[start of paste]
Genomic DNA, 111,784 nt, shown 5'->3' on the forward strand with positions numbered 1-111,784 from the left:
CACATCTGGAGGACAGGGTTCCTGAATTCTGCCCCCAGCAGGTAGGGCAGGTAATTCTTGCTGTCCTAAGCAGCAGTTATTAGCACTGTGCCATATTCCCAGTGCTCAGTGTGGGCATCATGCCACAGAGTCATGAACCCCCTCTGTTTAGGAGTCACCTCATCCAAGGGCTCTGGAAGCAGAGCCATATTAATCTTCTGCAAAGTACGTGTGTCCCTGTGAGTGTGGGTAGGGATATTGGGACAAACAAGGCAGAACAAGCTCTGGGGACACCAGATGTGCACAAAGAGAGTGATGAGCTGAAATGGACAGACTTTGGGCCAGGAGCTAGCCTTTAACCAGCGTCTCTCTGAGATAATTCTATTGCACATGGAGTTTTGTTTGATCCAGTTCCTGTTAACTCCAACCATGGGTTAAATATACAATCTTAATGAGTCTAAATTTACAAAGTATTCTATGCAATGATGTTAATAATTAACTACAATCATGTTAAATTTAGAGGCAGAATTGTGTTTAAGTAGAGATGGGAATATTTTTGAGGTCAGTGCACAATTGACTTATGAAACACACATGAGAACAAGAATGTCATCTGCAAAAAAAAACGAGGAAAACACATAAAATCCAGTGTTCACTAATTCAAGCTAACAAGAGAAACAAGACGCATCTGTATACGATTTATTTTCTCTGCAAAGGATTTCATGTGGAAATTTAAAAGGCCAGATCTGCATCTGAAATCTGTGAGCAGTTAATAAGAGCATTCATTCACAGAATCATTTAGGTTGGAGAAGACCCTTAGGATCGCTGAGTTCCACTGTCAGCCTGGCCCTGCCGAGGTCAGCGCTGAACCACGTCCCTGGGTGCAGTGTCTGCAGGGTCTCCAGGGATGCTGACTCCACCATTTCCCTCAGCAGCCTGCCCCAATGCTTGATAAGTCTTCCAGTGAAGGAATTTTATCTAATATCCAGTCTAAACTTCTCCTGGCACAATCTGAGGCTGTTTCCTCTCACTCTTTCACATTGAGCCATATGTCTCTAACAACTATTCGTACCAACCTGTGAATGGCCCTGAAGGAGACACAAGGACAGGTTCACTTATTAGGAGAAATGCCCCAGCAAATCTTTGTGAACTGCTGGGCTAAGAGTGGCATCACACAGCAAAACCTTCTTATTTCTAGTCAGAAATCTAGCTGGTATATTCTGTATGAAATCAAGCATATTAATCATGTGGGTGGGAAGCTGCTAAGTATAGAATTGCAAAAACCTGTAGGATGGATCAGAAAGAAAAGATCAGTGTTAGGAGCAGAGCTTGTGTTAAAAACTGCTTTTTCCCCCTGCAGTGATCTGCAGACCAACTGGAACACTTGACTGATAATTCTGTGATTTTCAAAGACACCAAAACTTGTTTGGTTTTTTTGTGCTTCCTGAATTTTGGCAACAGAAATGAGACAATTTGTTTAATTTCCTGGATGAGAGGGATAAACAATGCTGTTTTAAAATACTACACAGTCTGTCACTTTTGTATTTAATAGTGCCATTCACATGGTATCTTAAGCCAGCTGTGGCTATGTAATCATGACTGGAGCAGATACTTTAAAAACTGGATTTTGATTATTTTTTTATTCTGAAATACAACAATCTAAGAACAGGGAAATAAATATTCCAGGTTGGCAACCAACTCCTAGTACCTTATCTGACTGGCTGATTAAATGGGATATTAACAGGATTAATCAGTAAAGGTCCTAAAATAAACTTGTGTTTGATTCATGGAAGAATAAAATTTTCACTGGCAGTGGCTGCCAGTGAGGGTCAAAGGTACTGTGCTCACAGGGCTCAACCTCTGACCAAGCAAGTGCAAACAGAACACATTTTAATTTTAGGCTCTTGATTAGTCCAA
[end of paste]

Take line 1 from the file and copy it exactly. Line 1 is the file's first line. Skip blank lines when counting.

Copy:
Genomic DNA, 111,784 nt, shown 5'->3' on the forward strand with positions numbered 1-111,784 from the left: